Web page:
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Web 25

Histories from the First 25 Years of the World Wide Web

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Edited By Niels Brügger

Web 25: Histories from the First 25 Years of the World Wide Web celebrates the 25th anniversary of the Web. Since the beginning of the 1990s, the Web has played an important role in the development of the Internet as well as in the development of most societies at large, from its early grey and blue webpages introducing the hyperlink for a wider public, to today’s multifacted uses of the Web as an integrated part of our daily lives.

This is the first book to look back at 25 years of Web evolution, and it tells some of the histories about how the Web was born and has developed. It takes the reader on an exciting time travel journey to learn more about the prehistory of the hyperlink, the birth of the Web, the spread of the early Web, and the Web’s introduction to the general public in mainstream media. Furthermore, case studies of blogs, literature, and traditional media going online are presented alongside methodological reflections on how the past Web can be studied, as well as accounts of how one of the most important source types of our time is provided, namely the archived Web.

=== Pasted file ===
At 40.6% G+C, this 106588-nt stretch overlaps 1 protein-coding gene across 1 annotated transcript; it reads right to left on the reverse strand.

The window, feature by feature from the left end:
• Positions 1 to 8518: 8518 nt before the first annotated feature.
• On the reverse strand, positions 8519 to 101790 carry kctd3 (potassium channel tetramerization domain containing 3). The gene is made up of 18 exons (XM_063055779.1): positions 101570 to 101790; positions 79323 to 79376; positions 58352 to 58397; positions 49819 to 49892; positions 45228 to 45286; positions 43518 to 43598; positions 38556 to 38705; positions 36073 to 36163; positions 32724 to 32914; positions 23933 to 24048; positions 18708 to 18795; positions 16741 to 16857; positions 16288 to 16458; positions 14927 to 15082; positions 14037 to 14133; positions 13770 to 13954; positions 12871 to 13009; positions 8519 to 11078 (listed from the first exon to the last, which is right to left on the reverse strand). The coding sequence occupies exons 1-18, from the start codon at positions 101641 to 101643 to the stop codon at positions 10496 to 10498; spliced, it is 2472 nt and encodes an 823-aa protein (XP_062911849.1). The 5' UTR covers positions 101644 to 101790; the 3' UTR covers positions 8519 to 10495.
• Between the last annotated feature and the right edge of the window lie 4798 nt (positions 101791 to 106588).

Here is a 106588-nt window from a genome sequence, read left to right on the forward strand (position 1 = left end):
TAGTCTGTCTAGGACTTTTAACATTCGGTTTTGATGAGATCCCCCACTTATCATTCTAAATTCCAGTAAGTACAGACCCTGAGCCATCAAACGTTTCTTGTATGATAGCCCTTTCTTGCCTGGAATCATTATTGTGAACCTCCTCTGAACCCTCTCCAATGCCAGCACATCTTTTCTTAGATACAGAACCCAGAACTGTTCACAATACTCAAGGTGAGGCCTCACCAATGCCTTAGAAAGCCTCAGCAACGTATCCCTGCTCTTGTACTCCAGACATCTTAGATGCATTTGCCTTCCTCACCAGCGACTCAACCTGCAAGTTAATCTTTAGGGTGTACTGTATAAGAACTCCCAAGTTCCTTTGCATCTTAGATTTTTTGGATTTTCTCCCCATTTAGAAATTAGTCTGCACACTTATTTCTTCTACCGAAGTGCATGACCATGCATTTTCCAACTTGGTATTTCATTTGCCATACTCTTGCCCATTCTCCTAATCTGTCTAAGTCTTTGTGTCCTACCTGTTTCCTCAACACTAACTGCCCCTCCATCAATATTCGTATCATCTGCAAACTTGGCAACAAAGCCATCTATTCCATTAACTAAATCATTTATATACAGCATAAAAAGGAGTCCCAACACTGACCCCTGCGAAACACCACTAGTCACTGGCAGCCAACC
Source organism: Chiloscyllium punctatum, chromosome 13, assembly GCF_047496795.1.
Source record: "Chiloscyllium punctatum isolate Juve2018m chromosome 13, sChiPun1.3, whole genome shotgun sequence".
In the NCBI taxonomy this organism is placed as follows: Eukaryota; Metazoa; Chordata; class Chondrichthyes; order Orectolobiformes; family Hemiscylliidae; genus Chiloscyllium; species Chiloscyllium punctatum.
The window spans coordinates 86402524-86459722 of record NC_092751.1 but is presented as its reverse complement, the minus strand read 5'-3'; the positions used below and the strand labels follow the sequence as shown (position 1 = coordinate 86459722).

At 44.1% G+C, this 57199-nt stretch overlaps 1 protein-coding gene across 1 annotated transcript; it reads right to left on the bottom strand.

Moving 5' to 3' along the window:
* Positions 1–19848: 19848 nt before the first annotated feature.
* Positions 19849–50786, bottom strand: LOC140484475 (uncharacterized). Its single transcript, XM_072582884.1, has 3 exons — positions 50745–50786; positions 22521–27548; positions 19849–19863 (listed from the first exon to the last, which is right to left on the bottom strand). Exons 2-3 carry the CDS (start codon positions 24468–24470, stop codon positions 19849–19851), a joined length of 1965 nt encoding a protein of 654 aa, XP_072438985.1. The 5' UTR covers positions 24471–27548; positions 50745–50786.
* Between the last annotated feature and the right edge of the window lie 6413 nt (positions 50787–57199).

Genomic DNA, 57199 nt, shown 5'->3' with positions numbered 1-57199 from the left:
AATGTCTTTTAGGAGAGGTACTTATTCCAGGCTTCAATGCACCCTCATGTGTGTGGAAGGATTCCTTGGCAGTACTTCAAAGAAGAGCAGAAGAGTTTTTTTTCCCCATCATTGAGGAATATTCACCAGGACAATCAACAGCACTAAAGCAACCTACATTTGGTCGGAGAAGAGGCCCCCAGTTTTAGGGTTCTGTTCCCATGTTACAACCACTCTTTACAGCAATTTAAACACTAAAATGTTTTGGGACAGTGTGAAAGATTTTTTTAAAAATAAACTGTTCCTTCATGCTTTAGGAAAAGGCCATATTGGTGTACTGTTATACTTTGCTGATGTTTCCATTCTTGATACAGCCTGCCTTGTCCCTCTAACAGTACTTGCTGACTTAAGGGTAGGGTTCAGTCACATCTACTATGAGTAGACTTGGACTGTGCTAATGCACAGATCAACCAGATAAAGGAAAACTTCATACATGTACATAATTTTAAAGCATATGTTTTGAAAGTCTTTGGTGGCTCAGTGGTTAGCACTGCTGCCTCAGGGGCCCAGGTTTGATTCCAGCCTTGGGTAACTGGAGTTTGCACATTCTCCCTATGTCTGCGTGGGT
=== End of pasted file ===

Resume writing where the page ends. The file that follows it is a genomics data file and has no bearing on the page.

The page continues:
Web 25: Histories from the First 25 Years of the World Wide Web is a must-read
for anyone interested in how our online present has been shaped by the past.

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Chapter Thirteen: Looking back, looking forward: 10 years of development to collect, preserve, and access the Danish web (Ditte Laursen / Per Møldrup-Dalum)

Extract

chapter thirteen

Looking back, looking forward

10 years of development to collect, preserve, and access the Danish web

Ditte Laursen and Per Møldrup-Dalum

Introduction

In 2005, a new legal deposit law was passed in Denmark, and archiving the Danish web became mandatory. The intention of the law was to collect data on the entire publicly available Danish part of the internet, using three different yet complementary collection strategies: broad crawls three to four times per year, selective daily crawls of frequently updated websites, and event crawls (Andersen, 2006; Schostag & Fønss-Jørgensen, 2012). With this law, Denmark became one of the first countries in the world that mandated legal deposit of dynamic web materials.

In this chapter, we look back on 10 years of archiving the Danish web. We ask: How can a web archive be understood and how can its development over time be studied? More specifically, we investigate the archive and the archive’s development over the last 10 years from three perspectives: legal, technical, and curational. Based on data and behind-the-scenes stories from the Danish web archive, we demonstrate how the three perspectives frame how web archives develop over time and will continue to develop. We contend that a web archive’s history is pertinent to all users of the archive and that all three perspectives are relevant for a web archive’s history. Since a web archive is an altered mirror of the history of...

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